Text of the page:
The word grief has an impact on the deepest parts of our being. Yet grief is an emotion that, for many, is glossed over in exchange for “moving on” in life. In the past few years I have experienced major grief. Amidst the intensity of coping with grief and keeping up with day-to-day living, I find myself pondering: “How are all these people walking around with a mass of grief inside and looking so normal?”
In my practice as a wholistic doctor, I often see where a person’s grief is residing in their body. Untended or unexpressed, grief can accumulate into a manifestation of illness. Virtually any illness can have a root in grief just as readily as having a root in a microbe or a gene or a physical trauma. Often grief can be the underlying cause of a pain that has no other explanation or known cause. It can be a well disguised creator of dis-ease.
Grief has a life of its own and a timing to be honored. In my professional opinion grief must be felt in order to be integrated into the new structure of one’s life. When the grief is worked through and experienced, something new will take its place. There must be room for that “something new”. And I believe it is the process of grieving that makes space for the new.
People experience their grief in many different ways and there is no “right” way to do it.
Consider making time to be with yourself with the love and tenderness you would want to provide for someone dear to you. Let that dear one be you. Give yourself a warm candlelit bath, a walk in nature, time at the beach, a cup of tea or a glass of wine by the fireside, lingering with a sunset that calls your attention. How many ways might allow you to just “be” and “feel”, if you leave an opening for them? How much freedom can be attained from a good cry or writing a poem or painting a picture, expressing your feelings? How much comfort can come from talking with a true friend? How much relief can be born from appreciating the things that no one can take from you, your very dear heart and soul?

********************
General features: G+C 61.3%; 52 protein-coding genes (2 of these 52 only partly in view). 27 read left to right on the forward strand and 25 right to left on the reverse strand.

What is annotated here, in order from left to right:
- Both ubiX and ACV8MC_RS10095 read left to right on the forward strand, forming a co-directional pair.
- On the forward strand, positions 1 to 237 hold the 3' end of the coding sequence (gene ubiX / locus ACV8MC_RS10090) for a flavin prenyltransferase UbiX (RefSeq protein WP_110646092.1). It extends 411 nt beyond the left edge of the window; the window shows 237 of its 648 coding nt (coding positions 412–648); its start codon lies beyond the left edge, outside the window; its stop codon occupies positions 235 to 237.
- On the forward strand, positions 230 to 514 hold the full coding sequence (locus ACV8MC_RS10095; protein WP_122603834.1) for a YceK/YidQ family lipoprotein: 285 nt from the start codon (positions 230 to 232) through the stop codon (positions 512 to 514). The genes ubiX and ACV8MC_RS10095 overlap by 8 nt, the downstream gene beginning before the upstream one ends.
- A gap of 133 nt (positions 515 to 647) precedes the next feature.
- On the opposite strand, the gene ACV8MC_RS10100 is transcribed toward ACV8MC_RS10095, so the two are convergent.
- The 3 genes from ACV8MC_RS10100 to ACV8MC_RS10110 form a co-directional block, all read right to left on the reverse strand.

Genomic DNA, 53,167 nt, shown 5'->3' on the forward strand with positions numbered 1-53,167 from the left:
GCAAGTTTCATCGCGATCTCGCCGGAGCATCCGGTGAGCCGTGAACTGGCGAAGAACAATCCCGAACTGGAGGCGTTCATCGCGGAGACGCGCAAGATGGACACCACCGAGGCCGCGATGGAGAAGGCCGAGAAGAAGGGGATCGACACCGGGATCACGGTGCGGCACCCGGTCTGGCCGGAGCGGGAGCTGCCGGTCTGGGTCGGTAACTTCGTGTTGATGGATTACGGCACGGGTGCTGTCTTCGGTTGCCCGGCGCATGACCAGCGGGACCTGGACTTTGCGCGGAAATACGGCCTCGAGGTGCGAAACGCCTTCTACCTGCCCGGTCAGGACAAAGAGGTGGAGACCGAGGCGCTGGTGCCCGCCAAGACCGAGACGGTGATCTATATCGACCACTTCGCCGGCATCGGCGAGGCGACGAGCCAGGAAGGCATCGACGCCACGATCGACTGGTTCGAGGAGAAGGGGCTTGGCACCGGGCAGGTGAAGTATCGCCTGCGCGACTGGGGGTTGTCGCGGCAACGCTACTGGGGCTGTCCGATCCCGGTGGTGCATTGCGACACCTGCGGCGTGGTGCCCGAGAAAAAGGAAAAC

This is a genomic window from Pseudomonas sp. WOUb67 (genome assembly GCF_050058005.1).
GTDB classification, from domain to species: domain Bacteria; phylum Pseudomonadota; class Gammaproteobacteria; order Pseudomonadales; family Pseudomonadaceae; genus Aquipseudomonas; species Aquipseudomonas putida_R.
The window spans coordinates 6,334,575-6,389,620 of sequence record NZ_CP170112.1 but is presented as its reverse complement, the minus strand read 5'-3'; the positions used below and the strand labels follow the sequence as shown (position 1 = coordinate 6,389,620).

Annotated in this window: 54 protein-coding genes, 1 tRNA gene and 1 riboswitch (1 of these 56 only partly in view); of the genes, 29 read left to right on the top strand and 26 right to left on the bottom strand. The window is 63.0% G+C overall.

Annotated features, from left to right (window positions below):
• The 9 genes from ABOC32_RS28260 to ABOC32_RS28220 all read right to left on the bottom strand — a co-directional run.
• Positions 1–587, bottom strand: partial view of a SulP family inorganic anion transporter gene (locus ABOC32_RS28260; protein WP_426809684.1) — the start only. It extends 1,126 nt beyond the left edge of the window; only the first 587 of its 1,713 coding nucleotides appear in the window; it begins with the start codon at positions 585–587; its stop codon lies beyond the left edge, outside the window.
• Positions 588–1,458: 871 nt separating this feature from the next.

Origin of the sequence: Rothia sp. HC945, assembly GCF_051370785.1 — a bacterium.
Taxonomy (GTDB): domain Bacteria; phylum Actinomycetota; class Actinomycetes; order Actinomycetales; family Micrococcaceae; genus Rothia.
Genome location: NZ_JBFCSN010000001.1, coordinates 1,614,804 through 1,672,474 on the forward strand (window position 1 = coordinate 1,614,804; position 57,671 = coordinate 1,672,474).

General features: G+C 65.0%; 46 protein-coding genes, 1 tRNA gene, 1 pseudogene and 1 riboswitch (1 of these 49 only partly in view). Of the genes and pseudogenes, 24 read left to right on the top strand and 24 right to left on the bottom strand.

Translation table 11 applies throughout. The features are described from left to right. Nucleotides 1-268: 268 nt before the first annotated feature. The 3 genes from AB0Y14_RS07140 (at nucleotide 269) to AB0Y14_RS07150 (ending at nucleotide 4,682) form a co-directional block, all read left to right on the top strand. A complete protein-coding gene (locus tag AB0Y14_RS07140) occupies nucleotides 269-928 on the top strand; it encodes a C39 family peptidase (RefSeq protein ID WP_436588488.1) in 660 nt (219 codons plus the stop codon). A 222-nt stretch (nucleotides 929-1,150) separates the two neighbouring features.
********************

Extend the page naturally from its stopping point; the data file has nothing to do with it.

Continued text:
A writing exercise to help you get in touch with your grief (or any emotion):
Dedicate 10 minutes to exploring your own current issues with grief (or fill in the blank for any emotion you want to visit). Sit down without distraction and with a timer, paper and pen. Sit back and close your eyes. Take a few long, deep breaths. When you’ve breathed long enough to feel relaxed, allow the word “grief” to appear in your minds’ eye. Open your eyes and set the timer for 3 minutes. Without censoring yourself, write all the words that come to mind when you begin with the word “grief”. After 3 minutes is up, go back and mark the ten words that seem most potent. Then time yourself for another three minutes to write a story using your words in the sequence in which they appear in your list. You see, from the short periods of time suggested, that you are not “thinking” about what you are writing. You are simply allowing the words to come on to the paper with no censoring whatsoever. You can then use what you’ve produced for reflection and insight or throw it away with only ten minutes “lost” to your day. This little writing project can be helpful for revealing hidden feelings’ you might have in any aspect of your life. I hope you try it again and again.